[1] |
C. Yau, O. Papaspiliopoulos, G. O. Roberts, and C. Holmes.
Bayesian non-parametric hidden Markov models with applications in
genomics.
J. R. Stat. Soc. Ser. B Stat. Methodol., 73(1):37-57, 2011.
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We propose a flexible non-parametric specification of the emission distribution in hidden Markov models and we introduce a novel methodology for carrying out the computations. Whereas current approaches use a finite mixture model, we argue in favour of an infinite mixture model given by a mixture of Dirichlet processes. The computational framework is based on auxiliary variable representations of the Dirichlet process and consists of a forwardâ€“backward Gibbs sampling algorithm of similar complexity to that used in the analysis of parametric hidden Markov models. The algorithm involves analytic marginalizations of latent variables to improve the mixing, facilitated by exchangeability properties of the Dirichlet process that we uncover in the paper. A by-product of this work is an efficient Gibbs sampler for learning Dirichlet process hierarchical models. We test the Monte Carlo algorithm proposed against a wide variety of alternatives and find significant advantages. We also investigate by simulations the sensitivity of the proposed model to prior specification and data-generating mechanisms. We apply our methodology to the analysis of genomic copy number variation. Analysing various real data sets we find significantly more accurate inference compared with state of the art hidden Markov models which use finite mixture emission distributions. Keywords: Block Gibbs sampler; Copy number variation; Local and global clustering; Partial exchangeability; Partition models; Retrospective sampling |

[2] |
O. Papaspiliopoulos, Y. Pokern, G.O. Roberts, and A.M. Stuart.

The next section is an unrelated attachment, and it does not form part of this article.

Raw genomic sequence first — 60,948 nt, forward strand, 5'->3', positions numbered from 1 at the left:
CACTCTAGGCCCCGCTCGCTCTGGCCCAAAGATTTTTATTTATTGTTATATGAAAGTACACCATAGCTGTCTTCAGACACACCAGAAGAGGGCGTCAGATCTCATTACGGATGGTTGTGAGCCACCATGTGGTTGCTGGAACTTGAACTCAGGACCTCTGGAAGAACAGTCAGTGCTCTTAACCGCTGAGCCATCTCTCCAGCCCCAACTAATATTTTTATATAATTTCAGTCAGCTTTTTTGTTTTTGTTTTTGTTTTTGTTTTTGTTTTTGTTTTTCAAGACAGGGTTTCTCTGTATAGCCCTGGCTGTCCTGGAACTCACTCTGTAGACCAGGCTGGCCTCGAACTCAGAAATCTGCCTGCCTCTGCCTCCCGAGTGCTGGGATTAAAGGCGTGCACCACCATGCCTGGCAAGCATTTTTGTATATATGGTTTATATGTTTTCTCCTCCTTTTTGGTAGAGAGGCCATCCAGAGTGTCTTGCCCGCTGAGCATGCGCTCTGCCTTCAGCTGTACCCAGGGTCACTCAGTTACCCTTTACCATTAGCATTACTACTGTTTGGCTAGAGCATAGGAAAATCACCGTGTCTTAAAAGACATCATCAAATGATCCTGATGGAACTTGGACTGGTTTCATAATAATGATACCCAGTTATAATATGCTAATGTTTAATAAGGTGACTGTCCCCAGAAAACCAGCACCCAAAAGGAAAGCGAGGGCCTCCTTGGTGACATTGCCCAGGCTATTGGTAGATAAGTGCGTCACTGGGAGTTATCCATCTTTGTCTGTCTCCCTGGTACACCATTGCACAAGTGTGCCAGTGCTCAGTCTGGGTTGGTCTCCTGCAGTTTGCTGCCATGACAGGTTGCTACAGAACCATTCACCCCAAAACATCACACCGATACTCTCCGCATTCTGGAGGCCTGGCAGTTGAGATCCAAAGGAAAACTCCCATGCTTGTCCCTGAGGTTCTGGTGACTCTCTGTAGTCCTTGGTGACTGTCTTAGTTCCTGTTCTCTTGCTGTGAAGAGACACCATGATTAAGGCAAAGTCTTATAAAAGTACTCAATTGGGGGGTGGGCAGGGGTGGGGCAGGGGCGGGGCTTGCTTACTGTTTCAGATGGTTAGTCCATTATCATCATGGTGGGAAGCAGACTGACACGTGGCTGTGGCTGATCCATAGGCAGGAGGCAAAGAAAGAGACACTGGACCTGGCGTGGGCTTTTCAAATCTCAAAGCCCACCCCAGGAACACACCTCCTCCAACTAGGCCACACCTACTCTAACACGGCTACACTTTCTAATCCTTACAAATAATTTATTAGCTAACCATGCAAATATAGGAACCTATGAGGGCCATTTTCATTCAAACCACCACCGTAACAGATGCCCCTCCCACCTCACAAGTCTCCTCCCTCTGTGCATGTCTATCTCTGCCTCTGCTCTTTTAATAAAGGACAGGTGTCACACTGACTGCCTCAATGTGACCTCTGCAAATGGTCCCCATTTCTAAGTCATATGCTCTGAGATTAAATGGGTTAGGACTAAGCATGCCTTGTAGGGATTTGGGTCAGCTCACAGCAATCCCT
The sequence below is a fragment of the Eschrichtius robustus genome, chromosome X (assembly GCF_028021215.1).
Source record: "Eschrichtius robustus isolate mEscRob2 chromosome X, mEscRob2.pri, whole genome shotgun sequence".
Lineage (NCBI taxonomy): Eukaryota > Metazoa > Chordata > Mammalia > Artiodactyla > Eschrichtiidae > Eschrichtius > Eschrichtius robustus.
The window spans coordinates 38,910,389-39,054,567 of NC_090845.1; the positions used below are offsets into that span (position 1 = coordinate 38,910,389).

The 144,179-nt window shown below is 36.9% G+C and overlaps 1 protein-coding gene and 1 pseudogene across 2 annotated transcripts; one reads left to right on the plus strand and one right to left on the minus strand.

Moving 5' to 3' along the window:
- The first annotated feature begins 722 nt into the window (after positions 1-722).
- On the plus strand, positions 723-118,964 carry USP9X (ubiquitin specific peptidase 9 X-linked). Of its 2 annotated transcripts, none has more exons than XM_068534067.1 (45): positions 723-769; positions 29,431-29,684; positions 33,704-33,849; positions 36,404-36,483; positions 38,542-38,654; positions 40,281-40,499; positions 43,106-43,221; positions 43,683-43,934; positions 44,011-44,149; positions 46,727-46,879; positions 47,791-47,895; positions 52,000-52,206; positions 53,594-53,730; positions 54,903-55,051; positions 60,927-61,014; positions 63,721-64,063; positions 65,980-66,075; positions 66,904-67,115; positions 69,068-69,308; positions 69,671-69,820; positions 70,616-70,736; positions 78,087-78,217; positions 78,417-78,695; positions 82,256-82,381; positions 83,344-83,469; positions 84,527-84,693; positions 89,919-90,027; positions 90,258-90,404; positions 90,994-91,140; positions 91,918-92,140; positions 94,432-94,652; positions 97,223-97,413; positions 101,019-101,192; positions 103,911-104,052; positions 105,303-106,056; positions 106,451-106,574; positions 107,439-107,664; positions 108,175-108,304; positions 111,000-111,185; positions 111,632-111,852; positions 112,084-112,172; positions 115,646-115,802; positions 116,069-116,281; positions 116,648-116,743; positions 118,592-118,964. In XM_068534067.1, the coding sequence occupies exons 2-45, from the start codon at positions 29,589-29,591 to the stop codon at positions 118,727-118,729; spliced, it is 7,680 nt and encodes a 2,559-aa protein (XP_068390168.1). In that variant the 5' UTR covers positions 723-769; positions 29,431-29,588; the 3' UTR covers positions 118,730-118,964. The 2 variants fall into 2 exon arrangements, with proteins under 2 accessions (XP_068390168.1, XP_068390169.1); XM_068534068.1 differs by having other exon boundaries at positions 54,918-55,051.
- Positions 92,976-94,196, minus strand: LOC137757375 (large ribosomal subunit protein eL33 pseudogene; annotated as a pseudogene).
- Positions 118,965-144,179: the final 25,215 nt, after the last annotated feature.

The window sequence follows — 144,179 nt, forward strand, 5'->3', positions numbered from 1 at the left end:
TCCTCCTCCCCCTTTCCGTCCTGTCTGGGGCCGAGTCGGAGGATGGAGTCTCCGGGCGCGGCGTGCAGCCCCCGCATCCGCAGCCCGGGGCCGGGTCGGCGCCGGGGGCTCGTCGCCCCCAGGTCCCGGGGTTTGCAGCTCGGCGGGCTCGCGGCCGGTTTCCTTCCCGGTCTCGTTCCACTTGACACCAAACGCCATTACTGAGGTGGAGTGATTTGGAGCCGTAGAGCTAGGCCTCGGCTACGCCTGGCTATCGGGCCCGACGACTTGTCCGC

Nonparametric estimation of diffusions: A differential equations
approach.
Biometrika, 99(3):511-531, 2012.
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We consider estimation of scalar functions that determine the dynamics of diffusion processes. It has been recently shown that nonparametric maximum likelihood estimation is ill-posed in this context. We adopt a probabilistic approach to regularize the problem by the adoption of a prior distribution for the unknown functional. A Gaussian prior measure is chosen in the function space by specifying its precision operator as an appropriate differential operator. We establish that a Bayesian-Gaussian conjugate analysis for the drift of one-dimensional nonlinear diffusions is feasible using high-frequency data, by expressing the loglikelihood as a quadratic function of the drift, with sufficient statistics given by the local time process and the end points of the observed path. Computationally efficient posterior inference is carried out using a finite element method. We embed this technology in partially observed situations and adopt a data augmentation approach whereby we iteratively generate missing data paths and draws from the unknown functional. Our methodology is applied to estimate the drift of models used in molecular dynamics and financial econometrics using high-and low-frequency observations. We discuss extensions to other partially observed schemes and connections to other types of nonparametric inference. Keywords: Finite element method; Gaussian measure; Inverse problem; Local time; Markov chain Monte Carlo; Markov process |

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